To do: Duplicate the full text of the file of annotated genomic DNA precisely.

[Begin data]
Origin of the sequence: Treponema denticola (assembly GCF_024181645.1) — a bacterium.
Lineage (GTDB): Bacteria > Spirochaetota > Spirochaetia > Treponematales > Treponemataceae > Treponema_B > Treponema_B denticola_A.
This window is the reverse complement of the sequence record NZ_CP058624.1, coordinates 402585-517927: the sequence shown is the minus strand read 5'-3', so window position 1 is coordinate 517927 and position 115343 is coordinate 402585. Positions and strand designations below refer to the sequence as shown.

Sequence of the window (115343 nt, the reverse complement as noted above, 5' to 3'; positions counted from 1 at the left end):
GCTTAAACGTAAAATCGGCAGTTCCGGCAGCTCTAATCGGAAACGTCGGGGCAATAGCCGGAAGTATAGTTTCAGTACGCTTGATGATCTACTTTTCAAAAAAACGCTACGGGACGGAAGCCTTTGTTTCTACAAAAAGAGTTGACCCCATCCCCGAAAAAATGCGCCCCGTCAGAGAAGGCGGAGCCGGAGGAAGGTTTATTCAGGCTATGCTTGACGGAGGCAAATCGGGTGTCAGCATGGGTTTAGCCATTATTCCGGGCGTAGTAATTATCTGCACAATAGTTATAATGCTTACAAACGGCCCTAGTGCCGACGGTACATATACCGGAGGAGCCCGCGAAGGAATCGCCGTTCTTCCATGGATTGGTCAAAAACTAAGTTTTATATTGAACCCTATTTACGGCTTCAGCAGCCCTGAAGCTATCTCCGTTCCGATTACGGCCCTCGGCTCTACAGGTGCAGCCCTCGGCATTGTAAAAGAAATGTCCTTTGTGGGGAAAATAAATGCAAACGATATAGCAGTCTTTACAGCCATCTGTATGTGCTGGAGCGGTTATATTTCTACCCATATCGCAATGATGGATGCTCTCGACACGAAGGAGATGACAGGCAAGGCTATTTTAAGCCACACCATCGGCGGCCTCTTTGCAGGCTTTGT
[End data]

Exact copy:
Origin of the sequence: Treponema denticola (assembly GCF_024181645.1) — a bacterium.
Lineage (GTDB): Bacteria > Spirochaetota > Spirochaetia > Treponematales > Treponemataceae > Treponema_B > Treponema_B denticola_A.
This window is the reverse complement of the sequence record NZ_CP058624.1, coordinates 402585-517927: the sequence shown is the minus strand read 5'-3', so window position 1 is coordinate 517927 and position 115343 is coordinate 402585. Positions and strand designations below refer to the sequence as shown.

Sequence of the window (115343 nt, the reverse complement as noted above, 5' to 3'; positions counted from 1 at the left end):
GCTTAAACGTAAAATCGGCAGTTCCGGCAGCTCTAATCGGAAACGTCGGGGCAATAGCCGGAAGTATAGTTTCAGTACGCTTGATGATCTACTTTTCAAAAAAACGCTACGGGACGGAAGCCTTTGTTTCTACAAAAAGAGTTGACCCCATCCCCGAAAAAATGCGCCCCGTCAGAGAAGGCGGAGCCGGAGGAAGGTTTATTCAGGCTATGCTTGACGGAGGCAAATCGGGTGTCAGCATGGGTTTAGCCATTATTCCGGGCGTAGTAATTATCTGCACAATAGTTATAATGCTTACAAACGGCCCTAGTGCCGACGGTACATATACCGGAGGAGCCCGCGAAGGAATCGCCGTTCTTCCATGGATTGGTCAAAAACTAAGTTTTATATTGAACCCTATTTACGGCTTCAGCAGCCCTGAAGCTATCTCCGTTCCGATTACGGCCCTCGGCTCTACAGGTGCAGCCCTCGGCATTGTAAAAGAAATGTCCTTTGTGGGGAAAATAAATGCAAACGATATAGCAGTCTTTACAGCCATCTGTATGTGCTGGAGCGGTTATATTTCTACCCATATCGCAATGATGGATGCTCTCGACACGAAGGAGATGACAGGCAAGGCTATTTTAAGCCACACCATCGGCGGCCTCTTTGCAGGCTTTGT